NC NAACP applauds 'scathing' report of Wake schools
The head of the state NAACP said Thursday that he hopes the Wake County Board of Education will take seriously a "scathing report" by the AdvancED accreditation agency.Posted — Updated
Atlanta-based AdvancED released the report Wednesday, saying actions by the board majority have created a "climate of uncertainty, suspicion and mistrust throughout the community." It outlined seven required actions before Nov. 30 to ensure continued accreditation of the district's 24 high schools.
"All voters, parents, teachers, students and anyone interested in improving Wake County schools should study this thorough, thoughtful and professional report," NAACP President Rev. William Barber said.
"It is a sad confirmation of our position, but what is sadder is the majority of the board continuing to fight against policies designed to provide every child a high-quality, constitutional, well-funded, diverse public education," he continued.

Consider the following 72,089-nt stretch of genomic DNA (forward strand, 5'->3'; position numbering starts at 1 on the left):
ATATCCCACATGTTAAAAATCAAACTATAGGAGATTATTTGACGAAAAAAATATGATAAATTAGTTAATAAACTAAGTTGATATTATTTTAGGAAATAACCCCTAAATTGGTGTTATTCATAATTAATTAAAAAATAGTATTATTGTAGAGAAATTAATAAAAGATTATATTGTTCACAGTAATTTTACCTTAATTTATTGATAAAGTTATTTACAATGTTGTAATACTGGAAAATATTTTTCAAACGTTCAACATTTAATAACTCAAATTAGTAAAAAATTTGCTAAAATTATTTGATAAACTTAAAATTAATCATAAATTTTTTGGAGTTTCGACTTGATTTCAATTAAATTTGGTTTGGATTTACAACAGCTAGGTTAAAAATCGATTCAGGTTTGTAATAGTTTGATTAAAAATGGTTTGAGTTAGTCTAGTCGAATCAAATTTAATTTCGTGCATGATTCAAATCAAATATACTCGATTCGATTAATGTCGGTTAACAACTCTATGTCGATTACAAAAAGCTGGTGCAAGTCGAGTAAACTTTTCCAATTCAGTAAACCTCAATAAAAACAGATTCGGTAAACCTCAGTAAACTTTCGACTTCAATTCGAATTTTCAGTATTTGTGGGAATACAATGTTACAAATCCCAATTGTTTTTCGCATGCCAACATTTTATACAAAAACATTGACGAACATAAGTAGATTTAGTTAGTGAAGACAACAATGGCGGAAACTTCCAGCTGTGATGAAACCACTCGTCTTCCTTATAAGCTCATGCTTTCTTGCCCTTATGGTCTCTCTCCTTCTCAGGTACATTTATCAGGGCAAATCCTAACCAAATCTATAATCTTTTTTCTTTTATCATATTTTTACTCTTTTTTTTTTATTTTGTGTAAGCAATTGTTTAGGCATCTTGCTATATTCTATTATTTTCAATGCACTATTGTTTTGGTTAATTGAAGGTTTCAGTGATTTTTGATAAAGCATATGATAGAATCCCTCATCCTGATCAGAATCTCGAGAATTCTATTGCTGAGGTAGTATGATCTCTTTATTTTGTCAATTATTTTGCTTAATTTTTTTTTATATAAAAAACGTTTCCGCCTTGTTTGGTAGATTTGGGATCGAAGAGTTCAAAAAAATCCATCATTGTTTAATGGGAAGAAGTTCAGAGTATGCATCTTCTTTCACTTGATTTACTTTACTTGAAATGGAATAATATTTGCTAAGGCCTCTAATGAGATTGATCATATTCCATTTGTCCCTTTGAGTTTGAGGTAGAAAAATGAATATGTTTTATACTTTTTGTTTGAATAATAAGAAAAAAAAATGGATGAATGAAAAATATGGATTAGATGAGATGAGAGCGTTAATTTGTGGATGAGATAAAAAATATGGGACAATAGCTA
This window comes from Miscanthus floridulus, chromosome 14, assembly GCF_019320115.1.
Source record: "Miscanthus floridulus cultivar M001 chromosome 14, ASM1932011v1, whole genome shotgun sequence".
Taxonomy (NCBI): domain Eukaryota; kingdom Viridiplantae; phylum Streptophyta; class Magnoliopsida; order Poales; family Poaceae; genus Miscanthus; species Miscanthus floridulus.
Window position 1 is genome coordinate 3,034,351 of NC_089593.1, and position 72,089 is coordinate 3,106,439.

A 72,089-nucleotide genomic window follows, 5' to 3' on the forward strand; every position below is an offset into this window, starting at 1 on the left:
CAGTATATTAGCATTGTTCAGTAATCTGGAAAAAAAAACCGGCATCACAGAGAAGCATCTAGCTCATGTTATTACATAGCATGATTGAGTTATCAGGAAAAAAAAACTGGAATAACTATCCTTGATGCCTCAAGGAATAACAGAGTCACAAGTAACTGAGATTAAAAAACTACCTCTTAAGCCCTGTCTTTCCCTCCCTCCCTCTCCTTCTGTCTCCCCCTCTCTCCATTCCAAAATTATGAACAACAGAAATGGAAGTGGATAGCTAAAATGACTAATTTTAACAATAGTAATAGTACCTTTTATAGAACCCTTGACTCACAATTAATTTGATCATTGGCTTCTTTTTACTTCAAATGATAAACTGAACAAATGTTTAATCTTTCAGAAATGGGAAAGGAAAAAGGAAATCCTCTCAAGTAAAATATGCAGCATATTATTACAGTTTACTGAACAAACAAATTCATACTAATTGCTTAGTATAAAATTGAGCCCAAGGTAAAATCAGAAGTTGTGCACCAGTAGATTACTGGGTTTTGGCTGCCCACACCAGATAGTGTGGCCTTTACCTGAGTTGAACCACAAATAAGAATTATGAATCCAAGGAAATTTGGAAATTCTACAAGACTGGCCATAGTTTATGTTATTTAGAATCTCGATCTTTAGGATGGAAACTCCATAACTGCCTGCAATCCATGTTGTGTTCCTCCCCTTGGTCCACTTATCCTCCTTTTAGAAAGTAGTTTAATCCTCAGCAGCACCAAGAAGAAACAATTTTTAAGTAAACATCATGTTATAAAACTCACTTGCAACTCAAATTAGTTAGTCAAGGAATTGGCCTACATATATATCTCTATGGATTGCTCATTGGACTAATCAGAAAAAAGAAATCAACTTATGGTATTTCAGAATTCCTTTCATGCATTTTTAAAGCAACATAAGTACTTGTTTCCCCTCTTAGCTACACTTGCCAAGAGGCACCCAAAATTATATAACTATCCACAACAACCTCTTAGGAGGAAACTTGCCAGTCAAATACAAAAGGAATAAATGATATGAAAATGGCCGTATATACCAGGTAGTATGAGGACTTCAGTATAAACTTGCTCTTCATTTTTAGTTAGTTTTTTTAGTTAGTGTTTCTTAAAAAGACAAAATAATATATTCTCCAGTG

The civil rights group filed a complaint with AdvancED last year after the board adopted a new policy that focuses partly on assigning students to schools based on where they live rather than on socio-economic diversity.
Critics say the policy, which takes effect in 2012-2013, will deny economically disadvantaged students their right to an equal education.
Wake County schools Superintendent Tony Tata said Wednesday that he welcomed the results of the AdvancED review and that he intends to "aggressively implement" the group's recommendations.
The steps include developing a strategic plan, analyzing and revising the "node" system of assigning students, providing ongoing training for school board members and implementing a policy review process.
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